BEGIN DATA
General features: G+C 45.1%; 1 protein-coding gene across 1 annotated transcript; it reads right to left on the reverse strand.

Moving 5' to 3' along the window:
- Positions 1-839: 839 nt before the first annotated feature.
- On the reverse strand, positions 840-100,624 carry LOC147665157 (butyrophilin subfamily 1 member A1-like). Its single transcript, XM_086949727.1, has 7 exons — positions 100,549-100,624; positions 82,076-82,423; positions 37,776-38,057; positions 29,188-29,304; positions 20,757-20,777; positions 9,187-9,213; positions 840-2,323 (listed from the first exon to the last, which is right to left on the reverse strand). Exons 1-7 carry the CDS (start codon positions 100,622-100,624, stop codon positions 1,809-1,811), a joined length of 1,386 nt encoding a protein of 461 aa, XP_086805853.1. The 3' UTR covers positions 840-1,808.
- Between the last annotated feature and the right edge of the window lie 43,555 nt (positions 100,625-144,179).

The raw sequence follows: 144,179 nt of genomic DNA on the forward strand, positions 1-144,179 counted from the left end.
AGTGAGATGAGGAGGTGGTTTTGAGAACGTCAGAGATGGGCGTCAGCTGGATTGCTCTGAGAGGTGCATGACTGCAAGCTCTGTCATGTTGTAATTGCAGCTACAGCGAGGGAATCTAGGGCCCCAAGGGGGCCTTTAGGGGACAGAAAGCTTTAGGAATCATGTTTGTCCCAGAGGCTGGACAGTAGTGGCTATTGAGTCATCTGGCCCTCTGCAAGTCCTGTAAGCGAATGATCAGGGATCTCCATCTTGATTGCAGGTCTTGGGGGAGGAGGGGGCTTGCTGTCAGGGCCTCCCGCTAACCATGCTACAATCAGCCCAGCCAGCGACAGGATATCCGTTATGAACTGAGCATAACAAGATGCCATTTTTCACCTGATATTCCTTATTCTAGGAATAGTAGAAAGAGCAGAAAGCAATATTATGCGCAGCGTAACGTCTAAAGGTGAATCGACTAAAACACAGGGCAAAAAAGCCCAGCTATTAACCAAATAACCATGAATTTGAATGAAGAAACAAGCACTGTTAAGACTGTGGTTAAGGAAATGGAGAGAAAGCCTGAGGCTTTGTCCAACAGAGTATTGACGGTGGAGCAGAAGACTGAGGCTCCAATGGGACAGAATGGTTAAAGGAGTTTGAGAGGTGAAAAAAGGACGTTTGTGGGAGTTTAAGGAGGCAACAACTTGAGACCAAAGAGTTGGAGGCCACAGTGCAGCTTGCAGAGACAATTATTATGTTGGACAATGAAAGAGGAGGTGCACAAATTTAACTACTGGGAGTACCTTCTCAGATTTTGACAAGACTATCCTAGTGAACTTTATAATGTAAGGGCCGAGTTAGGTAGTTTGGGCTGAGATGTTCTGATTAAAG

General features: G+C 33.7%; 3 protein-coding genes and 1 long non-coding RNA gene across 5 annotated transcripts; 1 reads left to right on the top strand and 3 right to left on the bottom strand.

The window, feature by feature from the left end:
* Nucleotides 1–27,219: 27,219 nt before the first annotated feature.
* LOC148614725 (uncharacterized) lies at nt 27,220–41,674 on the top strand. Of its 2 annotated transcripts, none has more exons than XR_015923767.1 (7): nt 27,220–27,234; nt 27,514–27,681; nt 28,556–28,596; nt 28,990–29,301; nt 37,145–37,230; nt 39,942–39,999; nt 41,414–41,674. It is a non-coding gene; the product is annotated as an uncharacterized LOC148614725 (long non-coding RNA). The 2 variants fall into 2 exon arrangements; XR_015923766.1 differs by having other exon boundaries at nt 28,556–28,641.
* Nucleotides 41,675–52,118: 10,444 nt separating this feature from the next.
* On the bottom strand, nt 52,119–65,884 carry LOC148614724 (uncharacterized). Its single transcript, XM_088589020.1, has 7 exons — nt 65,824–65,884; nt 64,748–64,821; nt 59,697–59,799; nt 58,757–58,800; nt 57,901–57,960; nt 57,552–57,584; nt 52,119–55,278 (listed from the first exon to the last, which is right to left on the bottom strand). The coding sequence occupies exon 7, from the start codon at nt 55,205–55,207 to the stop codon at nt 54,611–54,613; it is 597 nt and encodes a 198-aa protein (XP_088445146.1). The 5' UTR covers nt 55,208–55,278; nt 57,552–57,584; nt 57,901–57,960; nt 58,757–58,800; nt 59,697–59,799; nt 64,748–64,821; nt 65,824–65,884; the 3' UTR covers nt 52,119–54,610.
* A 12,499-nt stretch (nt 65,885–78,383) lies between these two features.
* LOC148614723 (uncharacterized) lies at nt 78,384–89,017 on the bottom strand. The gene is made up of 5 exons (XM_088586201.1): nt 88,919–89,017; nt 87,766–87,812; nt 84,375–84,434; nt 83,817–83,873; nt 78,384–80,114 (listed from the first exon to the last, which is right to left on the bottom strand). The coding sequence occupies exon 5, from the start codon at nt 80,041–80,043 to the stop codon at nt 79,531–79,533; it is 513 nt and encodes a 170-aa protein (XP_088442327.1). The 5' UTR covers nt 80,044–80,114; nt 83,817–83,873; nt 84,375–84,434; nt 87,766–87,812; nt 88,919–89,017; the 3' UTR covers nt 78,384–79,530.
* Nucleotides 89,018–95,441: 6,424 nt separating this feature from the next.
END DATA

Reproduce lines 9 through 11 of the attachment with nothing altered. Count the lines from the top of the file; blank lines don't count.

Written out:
The window, feature by feature from the left end:
* Nucleotides 1–27,219: 27,219 nt before the first annotated feature.
* LOC148614725 (uncharacterized) lies at nt 27,220–41,674 on the top strand. Of its 2 annotated transcripts, none has more exons than XR_015923767.1 (7): nt 27,220–27,234; nt 27,514–27,681; nt 28,556–28,596; nt 28,990–29,301; nt 37,145–37,230; nt 39,942–39,999; nt 41,414–41,674. It is a non-coding gene; the product is annotated as an uncharacterized LOC148614725 (long non-coding RNA). The 2 variants fall into 2 exon arrangements; XR_015923766.1 differs by having other exon boundaries at nt 28,556–28,641.